The Crafoord Prize 1998

The Royal Swedish Academy of Sciences is to award the 1998 Crafoord Prize in geosciences with special emphasis upon “the dynamics of the deeper parts of the Earth” to Don L. Anderson, California Institute of Technology, Pasadena, USA and Adam M. Dziewonski, Harvard University, Cambridge, USA “for their fundamental contributions to our knowledge of the structures and processes in the interior of the Earth”

The 1998 Crafoord Prize is valued at 500 000 US dollars. The prize will be presented to the prizewinners at a ceremony on 16 September 1998.

Great disasters the best source of knowledge about the inner Earth
We live upon an unstable planet. The continents move, volcanoes erupt and earthquakes afflict large areas. Cynically expressed, the greatest disasters afford the best information on the Earth’s interior. Yet advances in digital technology and the extremely sensitive instruments for measuring seismic movements within the Earth’s crust have now led to better analyses and interpretations of seismic data even from smaller but more frequent earth tremors. Two of the world’s most prominent researchers in the area, Don Anderson and Adam Dziewonski, have been awarded the 1998 Crafoord Prize for their outstanding research into the composition and dynamics of the Earth.

Don Anderson and Adam Dziewonski, both separately and jointly, have studied earthquakes. On the basis of seismological studies they have together developed a generally accepted standard model of how the Earth is organised and of the dynamics of the processes, at its core and in its mantle that govern continental drift, volcanism and earthquakes.

That the continents move was proposed by Alfred Wegener in the 1930s, but this was not proved until the 1960s. Some parts of southern South America are moving westwards at speeds of up to 15 cm a year, while the Philippines move fastest. These and other movements within the Earth lead to continental drift and earthquakes. The unsettled areas around the Pacific Ocean are now fairly well mapped, but what are the underlying mechanisms of continental movement, earthquakes and volcanic activity?

Don Anderson and his team have researched changes in the Earth arising because of the pressure deep down in its mantle. Sudden changes in the rock types at depths of 400 km and 660 km are explained by conversions of the rock types to contain minerals that are entirely unknown at the Earth’s surface. At 400 km the mineral olivine, common in lava, changes to spinel, a high-pressure mineral. At 660 km, the mineral perovskite is formed, a mineral otherwise only produced in the laboratory at very high pressures and temperatures. Anderson’s research has shown that such changes in the composition of the mantle may explain the occurrence of tensions in the earth’s crust that can lead to earthquakes. Anderson and his research team have also used seismic data to study convection currents in the mantle, decisive for understanding continental drift and volcanism on Earth. Recently, Anderson has also used geochemical and chemical-isotope methods for mapping not only Earth’s development. These studies are also of importance for the understanding of the development of the Moon and the planets Mars and Venus.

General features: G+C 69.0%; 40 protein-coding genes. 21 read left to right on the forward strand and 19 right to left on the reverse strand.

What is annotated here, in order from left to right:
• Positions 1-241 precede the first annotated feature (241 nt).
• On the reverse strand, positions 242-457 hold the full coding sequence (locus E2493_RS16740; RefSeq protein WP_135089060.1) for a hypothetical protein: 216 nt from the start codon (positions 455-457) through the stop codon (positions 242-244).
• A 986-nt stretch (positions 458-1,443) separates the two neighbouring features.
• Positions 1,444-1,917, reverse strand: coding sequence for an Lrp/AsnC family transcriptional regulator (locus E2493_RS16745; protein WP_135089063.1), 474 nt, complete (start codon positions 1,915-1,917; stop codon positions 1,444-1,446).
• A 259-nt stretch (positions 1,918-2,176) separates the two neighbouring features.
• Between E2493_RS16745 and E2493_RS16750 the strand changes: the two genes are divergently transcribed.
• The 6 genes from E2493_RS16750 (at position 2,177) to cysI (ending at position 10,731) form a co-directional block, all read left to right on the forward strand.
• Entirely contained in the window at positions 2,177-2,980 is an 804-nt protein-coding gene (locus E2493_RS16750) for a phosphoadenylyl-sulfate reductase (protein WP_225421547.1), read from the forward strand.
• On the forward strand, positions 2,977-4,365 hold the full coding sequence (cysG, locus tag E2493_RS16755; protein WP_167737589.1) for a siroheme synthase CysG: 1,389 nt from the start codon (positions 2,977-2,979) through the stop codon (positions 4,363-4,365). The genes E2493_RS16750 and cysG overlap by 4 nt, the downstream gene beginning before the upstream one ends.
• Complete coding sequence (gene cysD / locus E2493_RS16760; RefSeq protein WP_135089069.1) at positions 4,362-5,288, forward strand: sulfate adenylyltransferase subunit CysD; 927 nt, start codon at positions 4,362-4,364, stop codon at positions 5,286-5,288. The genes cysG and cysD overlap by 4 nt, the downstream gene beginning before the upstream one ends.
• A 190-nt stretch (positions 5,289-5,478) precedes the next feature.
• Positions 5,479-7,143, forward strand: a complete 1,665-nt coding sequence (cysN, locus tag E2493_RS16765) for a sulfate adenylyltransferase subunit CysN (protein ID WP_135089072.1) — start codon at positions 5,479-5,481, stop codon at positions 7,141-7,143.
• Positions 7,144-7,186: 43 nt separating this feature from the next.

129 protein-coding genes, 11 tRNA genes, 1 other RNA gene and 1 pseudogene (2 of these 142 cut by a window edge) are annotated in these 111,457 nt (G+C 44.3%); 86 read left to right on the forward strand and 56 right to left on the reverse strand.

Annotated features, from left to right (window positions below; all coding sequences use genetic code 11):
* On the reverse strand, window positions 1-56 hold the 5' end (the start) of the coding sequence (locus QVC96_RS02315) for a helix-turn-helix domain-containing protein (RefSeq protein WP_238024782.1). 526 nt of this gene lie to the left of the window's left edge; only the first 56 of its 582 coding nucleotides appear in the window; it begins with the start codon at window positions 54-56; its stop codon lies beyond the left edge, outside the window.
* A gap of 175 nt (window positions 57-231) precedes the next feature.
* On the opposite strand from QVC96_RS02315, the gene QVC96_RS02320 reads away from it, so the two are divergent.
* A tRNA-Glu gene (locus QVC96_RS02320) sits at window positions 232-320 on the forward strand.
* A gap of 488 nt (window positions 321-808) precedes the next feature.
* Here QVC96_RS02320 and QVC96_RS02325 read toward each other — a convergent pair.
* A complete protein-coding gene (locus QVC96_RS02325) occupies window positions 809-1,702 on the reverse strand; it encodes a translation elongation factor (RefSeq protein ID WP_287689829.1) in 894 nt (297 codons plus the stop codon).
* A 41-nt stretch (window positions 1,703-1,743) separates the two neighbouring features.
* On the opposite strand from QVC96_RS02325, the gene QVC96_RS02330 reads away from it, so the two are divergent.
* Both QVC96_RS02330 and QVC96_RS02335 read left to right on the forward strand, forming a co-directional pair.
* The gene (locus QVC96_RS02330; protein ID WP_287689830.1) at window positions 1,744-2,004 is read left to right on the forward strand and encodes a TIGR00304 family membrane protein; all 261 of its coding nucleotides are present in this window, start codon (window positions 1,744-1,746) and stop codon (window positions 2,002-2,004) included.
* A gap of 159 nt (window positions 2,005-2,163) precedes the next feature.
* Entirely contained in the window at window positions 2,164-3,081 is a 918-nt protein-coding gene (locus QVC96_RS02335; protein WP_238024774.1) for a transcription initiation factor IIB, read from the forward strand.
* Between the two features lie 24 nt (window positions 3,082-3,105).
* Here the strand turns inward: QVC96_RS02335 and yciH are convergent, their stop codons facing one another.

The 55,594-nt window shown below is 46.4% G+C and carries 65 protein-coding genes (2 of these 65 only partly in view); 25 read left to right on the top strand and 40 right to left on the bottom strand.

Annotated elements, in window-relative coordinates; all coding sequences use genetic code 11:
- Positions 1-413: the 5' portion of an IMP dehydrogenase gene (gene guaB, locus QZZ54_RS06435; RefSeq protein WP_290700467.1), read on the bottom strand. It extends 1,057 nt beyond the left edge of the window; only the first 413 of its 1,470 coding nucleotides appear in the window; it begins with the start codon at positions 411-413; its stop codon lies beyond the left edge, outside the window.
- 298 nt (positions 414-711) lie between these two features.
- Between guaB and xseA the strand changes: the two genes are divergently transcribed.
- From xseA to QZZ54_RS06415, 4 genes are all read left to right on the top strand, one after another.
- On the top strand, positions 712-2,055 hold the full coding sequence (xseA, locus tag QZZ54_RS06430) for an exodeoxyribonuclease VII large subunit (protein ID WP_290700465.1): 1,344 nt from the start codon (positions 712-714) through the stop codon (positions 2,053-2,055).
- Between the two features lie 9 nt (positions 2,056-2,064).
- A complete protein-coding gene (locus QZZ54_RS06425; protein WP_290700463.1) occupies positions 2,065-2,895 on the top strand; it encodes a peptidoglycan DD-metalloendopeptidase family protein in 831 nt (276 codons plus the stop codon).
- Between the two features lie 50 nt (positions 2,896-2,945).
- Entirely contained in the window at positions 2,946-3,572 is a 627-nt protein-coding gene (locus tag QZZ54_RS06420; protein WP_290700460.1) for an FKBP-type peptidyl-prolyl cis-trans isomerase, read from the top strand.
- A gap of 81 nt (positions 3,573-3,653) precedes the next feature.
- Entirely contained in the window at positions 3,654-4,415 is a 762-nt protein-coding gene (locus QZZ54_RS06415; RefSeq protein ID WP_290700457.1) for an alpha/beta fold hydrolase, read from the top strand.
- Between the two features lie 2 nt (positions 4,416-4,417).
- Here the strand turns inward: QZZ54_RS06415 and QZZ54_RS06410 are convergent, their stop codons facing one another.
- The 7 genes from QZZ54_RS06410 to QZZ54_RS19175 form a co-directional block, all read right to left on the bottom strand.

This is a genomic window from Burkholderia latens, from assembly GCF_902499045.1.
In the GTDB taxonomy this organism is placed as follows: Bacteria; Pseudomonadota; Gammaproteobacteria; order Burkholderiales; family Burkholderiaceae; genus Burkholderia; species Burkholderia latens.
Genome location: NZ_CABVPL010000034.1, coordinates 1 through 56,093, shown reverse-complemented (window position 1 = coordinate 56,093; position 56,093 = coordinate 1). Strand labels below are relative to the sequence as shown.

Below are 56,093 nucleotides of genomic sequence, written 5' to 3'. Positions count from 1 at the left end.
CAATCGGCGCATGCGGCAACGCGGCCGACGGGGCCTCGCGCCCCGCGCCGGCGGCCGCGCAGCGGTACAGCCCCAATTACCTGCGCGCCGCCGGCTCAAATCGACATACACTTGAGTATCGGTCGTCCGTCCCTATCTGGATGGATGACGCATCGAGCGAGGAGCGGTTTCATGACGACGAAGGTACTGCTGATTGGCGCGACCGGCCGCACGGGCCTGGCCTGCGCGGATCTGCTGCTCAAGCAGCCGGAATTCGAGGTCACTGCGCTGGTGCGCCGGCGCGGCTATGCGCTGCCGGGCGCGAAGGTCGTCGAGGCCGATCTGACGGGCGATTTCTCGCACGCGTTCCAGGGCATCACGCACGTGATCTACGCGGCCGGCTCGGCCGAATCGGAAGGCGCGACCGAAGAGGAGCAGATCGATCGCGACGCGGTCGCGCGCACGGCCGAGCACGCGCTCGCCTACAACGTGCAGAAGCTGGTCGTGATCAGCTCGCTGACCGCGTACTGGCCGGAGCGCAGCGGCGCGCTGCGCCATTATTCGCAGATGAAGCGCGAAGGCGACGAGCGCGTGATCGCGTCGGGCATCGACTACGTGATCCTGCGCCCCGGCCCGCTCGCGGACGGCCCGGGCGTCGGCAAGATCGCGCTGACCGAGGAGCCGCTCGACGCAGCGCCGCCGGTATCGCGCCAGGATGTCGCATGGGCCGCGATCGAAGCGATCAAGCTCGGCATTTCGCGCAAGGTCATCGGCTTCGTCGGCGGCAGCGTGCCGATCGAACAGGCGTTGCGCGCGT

The speed and nature of seismic waves give important information on temperature and mineral density. Adam M. Dziewonski is a pioneer in our understanding the properties of seismic waves and how they are propagated through the Earth. Through detailed studies of the great Alaska earthquake in 1964 Dziewonski and his co-workers succeeded in forming a picture of the interior of the Earth: the Earth has a solid inner core and a fluid outer core consisting chiefly of iron. Outside the core there is the mantle and then the crust composed chiefly of silicates. Seismic waves crossing the core change direction – are anisotropic. This, Dziewonski considers, is because of thermal convection (hot currents) in a direction determined by the orientation of the metallic iron crystals in the solid core. Recently the team observed that the inner core is rotating 2-3 degrees faster than the surface. Current research may well show whether this is caused by the processes that may perhaps also explain earth magnetism.

Seismic tomography
Dziewonski and his co-workers have successfully improved methods of analysis and interpretation of seismic data and developed what is termed global seismic tomography (corresponding to computed tomography in medicine).

Seismic tomography employs differences in the seismic velocity of waves propagating themselves through rock types of different temperatures. In this way it is possible to chart how cold plates from the Earth’s crust and the upper layer of the mantle (the lithosphere) sink down through the mantle towards the border of the fluid outer core. Pieces of the puzzle are being added to our knowledge of the Earth’s global geochemical cycle.
Don L. Anderson was born in 1933 in Maryland, USA and received his doctorate in geophysics at the California Institute of Technology CALTECH in 1962. He has been a leading figure in “deep Earth” research since the 1960s. He was Director of the Seismological Laboratory of the California Institute of Technology from 1967-1989. Don Anderson published his “Theory of the Earth” in 1989, a remarkable synthesis of his broad and provocative research and a guide for geo-researchers from different fields for future exploration of the dynamics of the deep parts of our Earth.

Adam M. Dziewonski was born in 1936 in Poland. After receiving his doctorate in Cracow, Poland in 1965 he travelled to the USA for post-doctoral research, where he continued his career as a seismologist. He worked in Dallas, Texas until 1972, when he became Associate Professor at Harvard University. In 1976 he became Professor of Geology at the Department of Earth and Planetary Sciences and from 1994 he is Frank B. Baird, Jr. Professor of Science at Harvard.